Christian Love Amid Disasters in Mexico
A MEXICO CITY newspaper reported: “During the last 20 days, natural phenomena—hurricanes and an earthquake—have swept over the Mexican coasts leaving behind a wake of death and destruction.”—El Financiero, October 17, 1995.
The Mexican states of Campeche, Quintana Roo, and Tabasco were severely mauled by Hurricane Opal in early October. Almost 200 were killed, more than 150 were injured, 500,000 suffered losses, and thousands of homes were damaged or completely destroyed.
As soon as the branch office of Jehovah’s Witnesses in Mexico heard of the damage, someone was sent to find out how the Witnesses in the affected areas were doing. It was learned that more than 2,500 of them had been forced to leave their houses. These were kindly received into the homes of fellow Witnesses.
Relief centers were organized. Food, clothing, and money were provided for those in need. After the waters of the floods receded, the Witnesses began to rebuild the homes of their Christian brothers.
On October 9, a powerful earthquake measuring 7.6 on the Richter scale damaged the Mexican states of Colima and Jalisco. Eight Kingdom Halls of Jehovah’s Witnesses were severely damaged. Twelve of their houses collapsed, and about 65 were damaged. Again, a relief committee was organized, and assistance was provided.
Then, on October 20, another earthquake struck, shaking the state of Chiapas. The houses of an additional 88 Witnesses were destroyed, and 38 were severely damaged. Two Kingdom Halls were completely ruined, and four others were badly damaged. Almost at the same time, floods associated with Hurricane Roxanne damaged the homes of about 80 Witnesses in the state of Veracruz. Four houses were completely destroyed. A relief fund established by Jehovah’s Witnesses also provided for these victims quickly.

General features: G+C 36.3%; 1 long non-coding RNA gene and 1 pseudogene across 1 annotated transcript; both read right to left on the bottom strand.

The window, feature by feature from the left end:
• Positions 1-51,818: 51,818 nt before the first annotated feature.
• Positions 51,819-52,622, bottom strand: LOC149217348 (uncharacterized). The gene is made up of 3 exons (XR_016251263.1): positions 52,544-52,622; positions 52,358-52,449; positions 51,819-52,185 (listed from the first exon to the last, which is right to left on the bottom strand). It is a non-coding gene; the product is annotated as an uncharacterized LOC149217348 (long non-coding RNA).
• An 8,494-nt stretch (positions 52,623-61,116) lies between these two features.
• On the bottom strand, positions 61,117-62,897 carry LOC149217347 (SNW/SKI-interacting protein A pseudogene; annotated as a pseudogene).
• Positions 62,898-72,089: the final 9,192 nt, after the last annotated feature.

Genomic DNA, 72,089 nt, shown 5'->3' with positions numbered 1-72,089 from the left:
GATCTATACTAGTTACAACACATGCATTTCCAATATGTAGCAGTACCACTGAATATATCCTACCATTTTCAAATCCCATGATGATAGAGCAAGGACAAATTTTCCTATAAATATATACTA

Although some Witnesses suffered bruises and broken bones, no one died in these natural disasters. Altogether, some 24 tons of food and 4 tons of clothing were sent to those in need. Many observers expressed admiration of the relief work. A lady in Colima said: “I had only heard that Jehovah’s Witnesses are very united, but now I can see it with my own eyes.”
Frequently people noted regarding the Witnesses and their relief work: “These really are brothers.” “They are the better organized group.” Some were even heard to say: “If all the relief groups that came to help worked like Jehovah’s Witnesses, the entire town would already be clean.”
Now over 440,000 Witnesses are sharing the good news of God’s Kingdom with their fellow Mexicans. The love they manifested for one another during these recent natural disasters provided a powerful witness.—John 13:34, 35.